In honor of Father’s Day, I’m sharing some of the greatest pieces of advice my father has given me over the years. He tended to speak in parables/riddles – it … Continue reading Pearls of Wisdom From Papa P.
It was March of 2012. I took an extended trip to New York from Florida to spend time with my mother, who was battling cervical cancer. She had hid from me how bad it was since I had just gotten married weeks before, and she didn’t want me to worry. After collapsing and being hospitalized, I discovered the full extent of what the disease was doing to her.
We were hanging out at home one afternoon, and she was going through some of her things. She handed me a silver bracelet and said “here, take this. I don’t need it anymore“.
Of course, silly me did not grasp what she was doing. I was there thinking “she figures she’s not going out to any fancy events“.
Denial is a powerful thing.
When she passed away weeks later, it was the bracelet that gave me a modicum of comfort. Some nights I would go to sleep after clutching it and weeping uncontrollably.
As time went on, it became a symbol of her companionship. I’d get ready for a challenging meeting or an interview, and I’d say “ok Ma, don’t let me say anything crazy. Help me get my point across“.
Now, sometimes I’ll just tap it. It’s enough to center me, channeling some of her strength, eloquence and energy.
On this, the 7th Mother’s Day without her, I reflect. I still grieve, but it’s less crippling than in past years.
This week I published a post on the power of the little things (if you missed it, see it here). Something as small as a silver bracelet can mean so much.
Today, cherish the little (and the big) things that your Mom taught you or gave you. A Mom is beyond blood; it’s an emotional connection to a woman who pushes you forward to your future. Ties that bind can be biological, emotional or spiritual.
If you are without your mom today, I hope that the memories, along with the love of those around you, will help you through the day.
Happy Mother’s Day, especially to mine in heaven.
Thank you RLD family, for all of your love, support and comments throughout this year. As I have said before, love is the most precious as well as priceless gift … Continue reading Merry Christmas!
Hi RLD Family,
I know some of you have lost loved ones this year as I have. It is tough going through the holidays — you are joyful on one hand, because the year has come to an end and you get to spend time with those you love. On the other hand, there is always an empty seat at the table as well as in your heart. Here is a piece I wrote on surviving the holidays when grieving — I hope this helps you get through it.
Tips for Grieving
- Take it day by day, minute by minute. Don’t think beyond today. It’s easier that way.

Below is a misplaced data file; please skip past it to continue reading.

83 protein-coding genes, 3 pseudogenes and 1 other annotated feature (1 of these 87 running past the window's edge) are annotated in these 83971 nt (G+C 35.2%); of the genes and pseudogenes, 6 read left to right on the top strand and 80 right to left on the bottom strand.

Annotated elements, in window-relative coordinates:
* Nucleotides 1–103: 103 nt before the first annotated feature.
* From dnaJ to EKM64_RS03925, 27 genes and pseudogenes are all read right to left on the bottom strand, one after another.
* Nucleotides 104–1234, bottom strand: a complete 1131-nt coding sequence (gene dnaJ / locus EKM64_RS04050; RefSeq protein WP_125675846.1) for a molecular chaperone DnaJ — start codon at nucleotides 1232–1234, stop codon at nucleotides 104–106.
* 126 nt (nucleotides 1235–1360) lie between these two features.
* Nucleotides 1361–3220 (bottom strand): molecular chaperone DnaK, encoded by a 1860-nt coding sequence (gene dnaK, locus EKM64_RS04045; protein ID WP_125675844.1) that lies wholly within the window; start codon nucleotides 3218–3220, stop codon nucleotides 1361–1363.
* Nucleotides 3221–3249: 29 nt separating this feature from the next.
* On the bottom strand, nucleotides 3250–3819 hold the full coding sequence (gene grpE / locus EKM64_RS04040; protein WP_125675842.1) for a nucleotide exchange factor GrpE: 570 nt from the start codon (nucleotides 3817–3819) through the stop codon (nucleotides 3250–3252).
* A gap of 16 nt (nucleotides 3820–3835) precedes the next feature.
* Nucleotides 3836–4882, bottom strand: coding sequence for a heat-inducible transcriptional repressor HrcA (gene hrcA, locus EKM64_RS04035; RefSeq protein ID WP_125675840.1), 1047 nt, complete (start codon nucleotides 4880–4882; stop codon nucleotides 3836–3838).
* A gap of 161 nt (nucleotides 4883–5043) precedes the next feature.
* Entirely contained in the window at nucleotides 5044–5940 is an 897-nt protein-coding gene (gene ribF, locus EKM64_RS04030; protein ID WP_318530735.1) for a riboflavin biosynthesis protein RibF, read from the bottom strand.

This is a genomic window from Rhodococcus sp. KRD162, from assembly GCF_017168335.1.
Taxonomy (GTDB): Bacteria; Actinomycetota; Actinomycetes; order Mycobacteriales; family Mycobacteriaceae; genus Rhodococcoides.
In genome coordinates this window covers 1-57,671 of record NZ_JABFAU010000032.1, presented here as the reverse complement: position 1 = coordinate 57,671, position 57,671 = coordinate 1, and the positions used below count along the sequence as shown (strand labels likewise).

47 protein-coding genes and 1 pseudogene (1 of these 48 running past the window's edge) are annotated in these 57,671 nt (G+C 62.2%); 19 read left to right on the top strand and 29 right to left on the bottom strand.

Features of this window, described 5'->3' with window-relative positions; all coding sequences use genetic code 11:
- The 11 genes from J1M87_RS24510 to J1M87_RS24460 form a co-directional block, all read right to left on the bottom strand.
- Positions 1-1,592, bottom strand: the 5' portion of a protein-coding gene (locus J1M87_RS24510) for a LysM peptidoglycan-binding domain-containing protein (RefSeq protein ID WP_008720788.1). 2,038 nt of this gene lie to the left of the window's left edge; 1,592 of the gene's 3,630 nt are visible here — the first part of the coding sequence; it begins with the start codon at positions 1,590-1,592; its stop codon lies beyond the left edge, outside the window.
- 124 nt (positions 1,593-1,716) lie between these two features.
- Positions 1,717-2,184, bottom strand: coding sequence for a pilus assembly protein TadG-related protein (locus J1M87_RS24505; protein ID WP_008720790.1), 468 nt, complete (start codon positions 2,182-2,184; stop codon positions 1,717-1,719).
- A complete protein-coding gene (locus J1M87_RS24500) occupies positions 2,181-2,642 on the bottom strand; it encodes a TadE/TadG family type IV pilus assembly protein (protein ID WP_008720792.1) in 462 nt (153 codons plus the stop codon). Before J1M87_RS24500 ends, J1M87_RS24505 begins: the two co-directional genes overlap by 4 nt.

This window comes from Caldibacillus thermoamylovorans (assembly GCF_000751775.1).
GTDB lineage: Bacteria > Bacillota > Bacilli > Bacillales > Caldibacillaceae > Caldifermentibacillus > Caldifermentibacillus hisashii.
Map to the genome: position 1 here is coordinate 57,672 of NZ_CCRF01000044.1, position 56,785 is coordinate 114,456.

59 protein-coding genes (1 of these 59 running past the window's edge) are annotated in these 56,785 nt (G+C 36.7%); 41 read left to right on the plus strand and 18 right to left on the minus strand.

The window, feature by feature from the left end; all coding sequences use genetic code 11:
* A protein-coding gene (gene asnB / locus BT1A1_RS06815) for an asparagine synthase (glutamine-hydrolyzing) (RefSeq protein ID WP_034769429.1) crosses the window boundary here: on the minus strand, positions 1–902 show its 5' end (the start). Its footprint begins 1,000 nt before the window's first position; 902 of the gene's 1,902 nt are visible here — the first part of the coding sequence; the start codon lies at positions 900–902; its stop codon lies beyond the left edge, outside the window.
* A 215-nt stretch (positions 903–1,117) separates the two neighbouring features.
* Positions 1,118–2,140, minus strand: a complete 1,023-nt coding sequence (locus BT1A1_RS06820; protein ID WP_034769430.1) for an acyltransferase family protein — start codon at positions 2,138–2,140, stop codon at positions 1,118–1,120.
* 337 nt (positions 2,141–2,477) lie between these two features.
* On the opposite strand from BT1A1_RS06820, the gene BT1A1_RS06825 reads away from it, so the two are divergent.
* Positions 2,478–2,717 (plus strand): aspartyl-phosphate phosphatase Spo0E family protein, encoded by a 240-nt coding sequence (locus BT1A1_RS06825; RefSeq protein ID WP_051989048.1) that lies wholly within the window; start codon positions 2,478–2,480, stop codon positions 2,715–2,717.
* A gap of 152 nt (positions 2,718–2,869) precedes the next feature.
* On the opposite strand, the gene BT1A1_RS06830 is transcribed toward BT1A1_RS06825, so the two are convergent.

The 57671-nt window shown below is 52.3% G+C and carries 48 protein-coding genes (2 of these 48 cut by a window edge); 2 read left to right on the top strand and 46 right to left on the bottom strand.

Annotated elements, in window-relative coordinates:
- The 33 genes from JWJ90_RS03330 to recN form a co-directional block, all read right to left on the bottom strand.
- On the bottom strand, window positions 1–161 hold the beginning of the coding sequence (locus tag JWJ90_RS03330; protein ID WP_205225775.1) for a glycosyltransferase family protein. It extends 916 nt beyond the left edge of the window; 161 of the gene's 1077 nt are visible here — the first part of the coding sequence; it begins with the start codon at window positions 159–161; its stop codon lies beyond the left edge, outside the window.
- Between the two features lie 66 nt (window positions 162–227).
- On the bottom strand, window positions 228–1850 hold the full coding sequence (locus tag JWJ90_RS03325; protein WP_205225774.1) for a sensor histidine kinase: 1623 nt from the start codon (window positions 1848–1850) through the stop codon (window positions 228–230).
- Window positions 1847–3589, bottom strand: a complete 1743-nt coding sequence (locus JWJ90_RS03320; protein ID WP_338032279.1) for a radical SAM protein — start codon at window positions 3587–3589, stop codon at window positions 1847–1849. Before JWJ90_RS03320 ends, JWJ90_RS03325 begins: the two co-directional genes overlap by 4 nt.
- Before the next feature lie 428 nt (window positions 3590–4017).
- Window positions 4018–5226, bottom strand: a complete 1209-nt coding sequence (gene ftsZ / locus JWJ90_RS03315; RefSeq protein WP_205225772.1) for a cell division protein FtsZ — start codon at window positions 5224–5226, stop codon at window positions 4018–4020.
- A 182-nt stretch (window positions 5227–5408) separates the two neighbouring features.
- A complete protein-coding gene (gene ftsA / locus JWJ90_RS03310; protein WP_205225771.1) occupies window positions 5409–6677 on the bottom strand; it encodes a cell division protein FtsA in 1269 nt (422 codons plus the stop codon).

- It’s a rollercoaster. You will feel a ton of emotions – anger one minute, crying the next, laughing for a moment. It’s totally normal although it feels weird. You’re working through all those memories and emotions at the same time, and that’s how it manifests itself. Take it one step at a time, and allow yourself to feel whatever it is you are feeling without judgment.
Read the other tips here.
My mom always had a saying “always know who is in your corner”.
She meant it in the way of not following friends at the expense of those who truly support you. I’m not sure if she intended it as a boxing metaphor, but if she did I wouldn’t be surprised. My mom was a super classy lady who could speak with authority on any sport. It’s still tough accepting she is gone nearly 5 years later, but her gems of wisdom remain.
As I have grown older, I now understand fully the meaning of her statement. Her words came to me full throttle in the last week, which has been a tumultuous one in my life. This week, I laid my auntie (her sister) to rest. I took it quite hard, because they were so close, and she was very present in my life. She endured the loss of her baby sister (my mom) in 2012, and my uncle in 2014. When she told me she was ready to go home to the Lord, I totally got it. It’s tough because unfortunately, you reach a point where you start to measure your mortality based on those who have passed. I’m there. As I prepared for the memorial service, some drama ensued. A dear friend of mine who used to work with me messaged me and said “I’d like to come by the service. Any auntie of yours is an auntie of mine“. I literally burst into tears.
Know who is in your corner.
I had an intense murder trial last week that ultimately resulted in a not guilty verdict. It’s tough, because as any prosecutor will tell you, you believe in your case. Sometimes you go in thinking “these facts are awful, but I know he’s guilty”. Other times you think your case is strong. For me, it was the latter. But what was equally as painful for me as the verdict is that someone who I thought was a friend showed me they were not. Sometimes the illusion of friendship is stronger than the reality. The key is to see this clearly and govern your life accordingly.
Know who is in your corner.
But, as challenging as this week was, I received some wonderful news that will result in a major life change in 2017. (More on that in a later post, stay tuned!). My husband is practically doing backflips; I am more cautiously optimistic. I think he and I take turns on being the dreamer or the pragmatic in the marriage. But looking at him reminds me of how blessed I am to truly have someone that is truly hard core in my corner. My “Ride or die” if you will.
Who is in your corner? As this year ends, take stock. For those who have supported you, make sure to tell them how much they mean to you. Those folks are rare, and our time here on Earth is limited. Those who don’t support you in word and in deeds, cut them loose. You can fly higher as well as faster with less weight.
To conclude on a cheerier note…I thought this song was so cheesy when it came out, but heaven knows it’s applicable.